LISTEN: GIHE on Soho Radio with Julia-Sophie 04.05.22

Tash & Kate were back on the Soho Radio airwaves playing loads of new music from some of their favourite female, non-binary and LGBTQ+ artists, and Mari offered some of her “musical musings” too.

Electronic artist Julia-Sophie joined them to talk about her latest EP it feels like thunder, and her anticipations for her Get In Her Ears headline show at The Shacklewell Arms on Thursday 1st June, with Maria Uzor and Dewey. Grab your tickets here.

Listen back below:

 

Tracklist
Sade – Your Love Is King
ESG – not my first (rodeo)
Anonhi x Hercules Love Affair – Poisonous Storytelling
Gazelle Twin – Hole In My Heart
Ethel Cain – American Teenager
Softcult – Uzumaki
Martha Rose and GRIP TIGHT – Never B Mine
Jelly Crystal & Seinabo Sey – I Tryyy
Tender – Control
Fears – Fabric
Fraulein – And I Go (La La)
Kills Birds – Cough Up Cherries
Amaroun – Orchid
Chelsea Carmichael – All We Know
Julia-Sophie – Dial Your Number
**Interview with Julia-Sophie**
Kraak & Smaak, Fred Nevché – Scirocco
Ultraista – Tin King
Shivum Sharma – Overload
Tomberlin – Sunstruck
Bitch – Hello Meadow
Ghum – Some People
Grawl!x – Hopelessness
Deep Tan – Rudy Ya Ya Ya
Breakup Haircut – Out Of My Way (I’m not getting on the night bus)
Noga Erez – End Of The Road

GIHE: Personal Highlights Of 2021

2021 has been another strange year. Live music tentatively returned after multiple Covid-19 lockdowns, which meant the GIHE team were finally able to see some of our favourite bands in the flesh. The easing of restrictions also meant we were able to physically get into a studio to record our monthly Soho Radio show together! More than ever, we were grateful to feel connected – either through the internet or in real life – to our friends and followers, and that’s what our Personal Highlights of 2021 reflect.

Read below for a recap of some of our Personal Highlights of the year. Huge thanks to everyone who has supported GIHE. Love & solidarity. x

 

Team Highlight: Moving to Soho Radio

After six years of presenting our new music show on Hoxton Radio, the GIHE team were invited to move over to Soho Radio’s airwaves. They say a change is as good as a rest, and this change certainly helped to re-energise us to get back into doing what we love: fan-girling on air about our favourite music and talking to the bands and artists who create it. Noga Erez helped us launch our debut show in May, and since then we’ve spoken to BISHI, Bitch Hunt, Fears, BLAB, Maria Uzor, Grandmas House & The Log Books’ Shivani Dave. It’s a privilege to have this platform on Soho to promote women & non-binary artists, and we’re excited to bring you more radio shows with them problem pain 2022!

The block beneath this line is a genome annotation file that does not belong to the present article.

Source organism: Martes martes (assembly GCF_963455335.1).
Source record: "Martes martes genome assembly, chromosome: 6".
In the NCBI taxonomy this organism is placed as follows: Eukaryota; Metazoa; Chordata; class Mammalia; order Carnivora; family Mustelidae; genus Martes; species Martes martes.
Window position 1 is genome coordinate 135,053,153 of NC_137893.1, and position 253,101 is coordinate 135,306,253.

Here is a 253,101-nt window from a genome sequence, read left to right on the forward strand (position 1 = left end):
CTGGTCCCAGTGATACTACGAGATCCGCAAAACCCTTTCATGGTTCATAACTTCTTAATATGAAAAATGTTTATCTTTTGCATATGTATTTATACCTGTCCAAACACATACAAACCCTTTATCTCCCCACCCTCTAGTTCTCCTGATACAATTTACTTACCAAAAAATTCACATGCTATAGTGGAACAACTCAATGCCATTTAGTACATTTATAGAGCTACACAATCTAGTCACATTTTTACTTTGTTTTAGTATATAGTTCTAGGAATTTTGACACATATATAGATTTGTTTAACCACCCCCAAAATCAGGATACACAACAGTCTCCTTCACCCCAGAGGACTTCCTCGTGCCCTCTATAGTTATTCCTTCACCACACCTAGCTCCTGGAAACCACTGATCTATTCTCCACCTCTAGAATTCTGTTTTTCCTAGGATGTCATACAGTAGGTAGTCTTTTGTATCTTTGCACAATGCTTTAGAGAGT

Mari Lane (Co-Founder & Managing Editor)

Interviewing Sleigh Bells

With the release of their sixth album Texis this year, genre-defying duo Sleigh Bells have been firm favourites of mine over the last decade, and have provided many personal musical memories. From dancing the night away to the immense energy of the likes of ‘Rill Rill’ or ‘Infinity Guitars’ throughout my 20s, to watching that scene of Jessica Jones on repeat, purely because of the incredible power that ‘Demons’ adds to the narrative. It was such an honour to speak to vocalist and songwriter Alexis Krauss in September about the album, her collaborative process with producer/guitarist Derek Miller, the formation of Sleigh Bells, being a woman in the industry, and her involvement with Young Women Who Crush – an amazing sounding organisation for young women and gender expansive youth from New York City public schools, inspiring them to discover the outdoors and develop their leadership skills. You can read the full interview here.

GIHE Live at The Shacklewell Arms with Problem Patterns, pink suits & GUTTS

Hosting our first gig at The Shacklewell Arms was such a joyous experience in every way. Not only was it an honour to be able to organise an event at such an esteemed venue at which I’ve spent many a night enjoying some of the best live music at, but everyone who works there was so lovely and helpful, that it made the whole experience completely stress-free. Massive shout-out to sound engineer Sofia, a total pro who is amazing at what she does!

And of course, what made the night particularly special was the bands. With GIHE having been mega fans of Northern Irish punks Problem Patterns for some time now, it was such a privilege to be able to host their first London gig. With each poignant, raging offering, the band filled the venue with their swirling, empowering energy and fierce, infectious passion, uniting the crowd with both their righteous anger and vibrant, joyous sense of fun. With the captivating, riotous force of queer Margate duo pink suits, and the angst-driven ‘sax punk’ of opening band GUTTS too, it really was a dream of a night and I’m so grateful it was able to go ahead. You can check out pics of the event here.

Talking to The Independent about Women’s Safety at Gigs & Festivals